How Hollywood and Media Make Race in "Postracial" America
How media have bolstered and encouraged the figment of a threatened white populace
In Imperiled Whiteness: How Hollywood and Media Make Race in "Postracial" America, author Penelope Ingram argues that in the Obama-to-Trump era, a variety of media platforms, including film, television, news, and social media, turned white identity into a commodity that was packaged and disseminated to a white populace. The book emphasizes how media in its myriad forms coopted a postracial narrative, making whiteness a disenfranchised commodity and vivifying white nationalist and neo-Nazi movements on the alt-right. While fully recognizing the covert centrality of whiteness to postracial discourses, Ingram challenges existing scholarship to argue that discourses of the postracial era have enabled the rise of an overt white identity politics, a sense of solidarity among white people, including those who espouse liberal or progressive political views.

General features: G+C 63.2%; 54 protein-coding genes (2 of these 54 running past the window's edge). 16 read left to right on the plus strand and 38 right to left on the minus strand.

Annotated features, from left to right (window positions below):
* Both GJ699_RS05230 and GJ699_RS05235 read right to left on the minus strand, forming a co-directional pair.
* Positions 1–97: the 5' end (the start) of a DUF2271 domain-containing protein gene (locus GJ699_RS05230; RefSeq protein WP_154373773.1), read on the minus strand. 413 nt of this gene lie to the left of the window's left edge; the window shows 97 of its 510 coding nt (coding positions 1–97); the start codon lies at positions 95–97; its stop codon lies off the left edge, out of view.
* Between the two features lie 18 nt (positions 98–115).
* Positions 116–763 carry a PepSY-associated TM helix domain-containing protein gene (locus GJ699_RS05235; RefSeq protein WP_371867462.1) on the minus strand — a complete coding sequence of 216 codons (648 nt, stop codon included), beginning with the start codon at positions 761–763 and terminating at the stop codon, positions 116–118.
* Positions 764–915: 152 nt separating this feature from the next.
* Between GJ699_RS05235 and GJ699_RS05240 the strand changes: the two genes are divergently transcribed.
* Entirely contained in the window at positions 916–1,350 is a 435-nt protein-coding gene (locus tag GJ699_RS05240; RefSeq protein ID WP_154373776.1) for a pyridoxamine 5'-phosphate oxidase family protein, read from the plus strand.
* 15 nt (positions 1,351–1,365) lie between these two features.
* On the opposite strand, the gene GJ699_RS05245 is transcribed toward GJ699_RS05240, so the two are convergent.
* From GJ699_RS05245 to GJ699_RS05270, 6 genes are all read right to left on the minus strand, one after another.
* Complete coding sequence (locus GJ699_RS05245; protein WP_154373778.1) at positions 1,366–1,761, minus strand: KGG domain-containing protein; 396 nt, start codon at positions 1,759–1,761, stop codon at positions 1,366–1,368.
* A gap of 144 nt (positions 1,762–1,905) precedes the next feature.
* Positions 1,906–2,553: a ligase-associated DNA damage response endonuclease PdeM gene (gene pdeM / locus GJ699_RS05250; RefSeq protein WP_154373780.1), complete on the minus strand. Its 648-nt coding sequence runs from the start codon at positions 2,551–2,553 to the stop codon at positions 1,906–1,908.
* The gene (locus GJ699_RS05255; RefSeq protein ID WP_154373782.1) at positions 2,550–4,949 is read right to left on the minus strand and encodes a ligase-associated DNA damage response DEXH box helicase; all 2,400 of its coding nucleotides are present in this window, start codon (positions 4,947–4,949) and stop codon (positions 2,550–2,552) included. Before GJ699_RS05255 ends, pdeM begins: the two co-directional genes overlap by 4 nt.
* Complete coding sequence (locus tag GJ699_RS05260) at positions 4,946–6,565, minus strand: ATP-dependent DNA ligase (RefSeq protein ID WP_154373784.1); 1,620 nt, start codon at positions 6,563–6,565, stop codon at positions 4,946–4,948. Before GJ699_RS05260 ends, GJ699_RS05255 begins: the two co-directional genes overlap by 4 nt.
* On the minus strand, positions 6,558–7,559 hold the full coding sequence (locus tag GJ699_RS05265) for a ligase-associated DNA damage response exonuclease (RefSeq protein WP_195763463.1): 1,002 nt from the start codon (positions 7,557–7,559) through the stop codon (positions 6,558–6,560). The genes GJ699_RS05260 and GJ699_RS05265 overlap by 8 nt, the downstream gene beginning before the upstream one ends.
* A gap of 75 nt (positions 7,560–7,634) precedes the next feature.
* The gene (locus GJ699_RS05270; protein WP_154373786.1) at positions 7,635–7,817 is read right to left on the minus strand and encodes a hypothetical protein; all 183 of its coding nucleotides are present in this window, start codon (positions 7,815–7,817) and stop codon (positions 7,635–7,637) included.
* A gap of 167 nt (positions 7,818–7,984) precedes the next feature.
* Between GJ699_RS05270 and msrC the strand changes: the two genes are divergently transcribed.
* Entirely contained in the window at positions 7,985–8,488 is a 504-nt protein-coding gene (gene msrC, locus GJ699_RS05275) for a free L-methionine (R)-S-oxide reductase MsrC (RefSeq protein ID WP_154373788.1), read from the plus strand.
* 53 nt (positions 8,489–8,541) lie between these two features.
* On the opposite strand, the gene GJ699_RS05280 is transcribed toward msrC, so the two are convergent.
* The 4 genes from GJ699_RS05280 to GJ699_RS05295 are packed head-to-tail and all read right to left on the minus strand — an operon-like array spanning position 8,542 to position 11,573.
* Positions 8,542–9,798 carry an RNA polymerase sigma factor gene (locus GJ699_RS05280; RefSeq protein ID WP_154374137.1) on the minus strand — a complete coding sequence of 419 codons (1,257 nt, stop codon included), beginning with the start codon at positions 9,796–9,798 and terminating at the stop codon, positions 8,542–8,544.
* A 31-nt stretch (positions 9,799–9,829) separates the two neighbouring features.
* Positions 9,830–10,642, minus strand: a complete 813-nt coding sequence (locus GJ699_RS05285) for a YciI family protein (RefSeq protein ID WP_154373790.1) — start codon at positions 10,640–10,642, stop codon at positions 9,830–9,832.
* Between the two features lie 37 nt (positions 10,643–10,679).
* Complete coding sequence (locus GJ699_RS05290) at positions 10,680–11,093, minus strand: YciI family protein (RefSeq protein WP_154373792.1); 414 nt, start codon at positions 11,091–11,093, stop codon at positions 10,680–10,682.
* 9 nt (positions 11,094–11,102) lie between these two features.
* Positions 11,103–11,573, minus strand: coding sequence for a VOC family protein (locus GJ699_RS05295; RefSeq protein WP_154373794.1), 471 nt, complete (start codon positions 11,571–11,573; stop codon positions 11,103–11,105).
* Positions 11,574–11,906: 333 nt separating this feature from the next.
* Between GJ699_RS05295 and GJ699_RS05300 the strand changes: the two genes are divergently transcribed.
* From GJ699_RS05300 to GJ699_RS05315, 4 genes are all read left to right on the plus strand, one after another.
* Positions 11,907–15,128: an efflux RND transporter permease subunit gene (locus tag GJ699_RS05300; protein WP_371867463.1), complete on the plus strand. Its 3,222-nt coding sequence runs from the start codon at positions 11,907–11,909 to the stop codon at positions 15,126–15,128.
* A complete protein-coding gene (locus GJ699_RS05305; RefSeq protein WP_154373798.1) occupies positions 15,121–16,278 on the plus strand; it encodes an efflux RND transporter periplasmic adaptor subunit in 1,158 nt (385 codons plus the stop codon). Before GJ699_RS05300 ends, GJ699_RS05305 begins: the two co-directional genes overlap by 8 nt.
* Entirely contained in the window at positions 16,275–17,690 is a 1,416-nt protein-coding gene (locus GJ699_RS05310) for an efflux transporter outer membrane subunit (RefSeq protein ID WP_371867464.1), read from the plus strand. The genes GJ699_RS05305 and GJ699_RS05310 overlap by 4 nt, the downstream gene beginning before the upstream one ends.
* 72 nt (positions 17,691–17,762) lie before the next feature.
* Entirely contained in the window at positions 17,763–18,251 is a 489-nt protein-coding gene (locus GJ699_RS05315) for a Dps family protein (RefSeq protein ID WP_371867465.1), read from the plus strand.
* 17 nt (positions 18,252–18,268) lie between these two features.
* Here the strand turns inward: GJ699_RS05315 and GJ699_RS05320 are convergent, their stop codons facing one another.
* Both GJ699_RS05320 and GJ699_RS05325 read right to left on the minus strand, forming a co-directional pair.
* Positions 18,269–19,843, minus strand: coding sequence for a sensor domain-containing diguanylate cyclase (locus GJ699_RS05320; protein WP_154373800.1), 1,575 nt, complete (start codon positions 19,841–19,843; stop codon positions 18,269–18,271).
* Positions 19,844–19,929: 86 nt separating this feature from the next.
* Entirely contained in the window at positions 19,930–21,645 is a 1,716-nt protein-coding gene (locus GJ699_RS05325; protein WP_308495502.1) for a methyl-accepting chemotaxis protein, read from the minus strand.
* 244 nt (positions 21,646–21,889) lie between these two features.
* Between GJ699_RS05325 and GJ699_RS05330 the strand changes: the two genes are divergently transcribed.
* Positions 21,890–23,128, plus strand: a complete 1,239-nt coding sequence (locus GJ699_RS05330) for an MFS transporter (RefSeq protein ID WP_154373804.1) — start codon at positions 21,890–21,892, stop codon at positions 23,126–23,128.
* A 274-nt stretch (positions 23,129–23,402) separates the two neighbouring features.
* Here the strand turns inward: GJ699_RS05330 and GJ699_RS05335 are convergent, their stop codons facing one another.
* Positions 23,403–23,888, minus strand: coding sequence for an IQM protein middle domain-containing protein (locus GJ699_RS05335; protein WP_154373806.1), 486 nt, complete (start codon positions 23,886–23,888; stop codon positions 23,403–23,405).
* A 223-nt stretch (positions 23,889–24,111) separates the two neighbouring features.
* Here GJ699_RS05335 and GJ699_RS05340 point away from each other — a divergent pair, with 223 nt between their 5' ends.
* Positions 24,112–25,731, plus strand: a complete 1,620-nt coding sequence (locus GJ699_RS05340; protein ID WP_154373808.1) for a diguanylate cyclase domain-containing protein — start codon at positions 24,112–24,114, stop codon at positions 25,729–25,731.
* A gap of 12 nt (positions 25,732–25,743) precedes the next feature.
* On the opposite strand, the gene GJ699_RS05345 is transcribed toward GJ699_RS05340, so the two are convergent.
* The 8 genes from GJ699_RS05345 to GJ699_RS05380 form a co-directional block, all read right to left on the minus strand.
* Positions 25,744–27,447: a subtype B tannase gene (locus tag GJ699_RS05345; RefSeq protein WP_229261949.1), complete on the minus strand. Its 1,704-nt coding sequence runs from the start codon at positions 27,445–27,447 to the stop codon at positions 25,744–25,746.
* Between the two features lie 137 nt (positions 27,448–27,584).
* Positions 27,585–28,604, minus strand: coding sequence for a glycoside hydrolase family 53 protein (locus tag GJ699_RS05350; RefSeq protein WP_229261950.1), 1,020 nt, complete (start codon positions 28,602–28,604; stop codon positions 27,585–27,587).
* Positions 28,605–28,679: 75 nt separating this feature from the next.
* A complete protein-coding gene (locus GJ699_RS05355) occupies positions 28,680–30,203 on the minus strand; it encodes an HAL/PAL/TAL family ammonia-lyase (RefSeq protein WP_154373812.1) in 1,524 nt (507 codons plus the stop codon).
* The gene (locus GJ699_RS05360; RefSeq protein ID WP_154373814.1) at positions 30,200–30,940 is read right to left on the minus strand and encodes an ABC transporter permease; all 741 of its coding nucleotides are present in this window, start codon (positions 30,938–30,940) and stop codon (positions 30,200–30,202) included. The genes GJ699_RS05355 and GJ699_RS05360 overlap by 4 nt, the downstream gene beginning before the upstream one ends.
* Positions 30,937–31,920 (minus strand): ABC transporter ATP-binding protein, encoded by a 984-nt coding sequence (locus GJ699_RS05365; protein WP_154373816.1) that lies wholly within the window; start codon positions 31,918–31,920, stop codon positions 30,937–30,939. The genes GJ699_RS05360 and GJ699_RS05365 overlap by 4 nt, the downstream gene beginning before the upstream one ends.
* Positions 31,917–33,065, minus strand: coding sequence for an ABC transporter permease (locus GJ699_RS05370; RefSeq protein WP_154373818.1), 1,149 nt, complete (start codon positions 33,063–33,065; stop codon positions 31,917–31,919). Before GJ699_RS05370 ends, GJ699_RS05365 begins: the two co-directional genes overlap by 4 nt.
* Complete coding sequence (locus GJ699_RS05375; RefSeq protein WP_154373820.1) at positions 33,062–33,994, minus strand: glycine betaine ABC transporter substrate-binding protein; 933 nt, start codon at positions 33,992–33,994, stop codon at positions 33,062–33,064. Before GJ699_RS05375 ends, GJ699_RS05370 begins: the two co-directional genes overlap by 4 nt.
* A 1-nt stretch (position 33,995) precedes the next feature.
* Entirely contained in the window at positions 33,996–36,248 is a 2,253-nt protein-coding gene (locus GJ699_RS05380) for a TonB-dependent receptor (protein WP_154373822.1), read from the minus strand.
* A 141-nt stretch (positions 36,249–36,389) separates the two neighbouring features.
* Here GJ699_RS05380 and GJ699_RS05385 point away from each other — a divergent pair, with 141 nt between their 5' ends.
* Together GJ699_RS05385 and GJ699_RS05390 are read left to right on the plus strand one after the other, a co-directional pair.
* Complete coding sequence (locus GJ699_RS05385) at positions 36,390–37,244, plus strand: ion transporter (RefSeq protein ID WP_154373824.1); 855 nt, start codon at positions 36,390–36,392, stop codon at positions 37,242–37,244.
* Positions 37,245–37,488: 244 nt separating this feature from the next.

Ingram explores the convergence of entertainment, news, and social media in a digital networked environment and traces how media’s renewed attention to “mainstream whiteness” has propelled a resurgence of rabid white nationalism. Reading popular film and television franchises (The Walking Dead, The Planet of the Apes reboot, and the Star Trek reboot) through the contemporary political flashpoints of immigration reform, gun control, and Black Lives Matter protests, Ingram demonstrates how media buttressed and exploited an affective experience among white audiences—a feeling or sense of vulnerability and loss. Ingram also explores how contemporary Black filmmakers utilize speculative fiction to intercede in and disrupt this shifting racial landscape, through an examination of Jordan Peele’s films Get Out and Us, and Ryan Coogler’s Black Panther.
"Imperiled Whiteness is an insightful and much-needed interrogation of whiteness and white racial identity in contemporary US popular culture. It offers not simply an assertion that much of US pop culture centers on white folks, but a nuanced exploration of how whiteness itself is constructed, negotiated, and reconstructed in response to shifting cultural and political contexts."- Russell Meeuf, author of White Terror: The Horror Film from Obama to Trump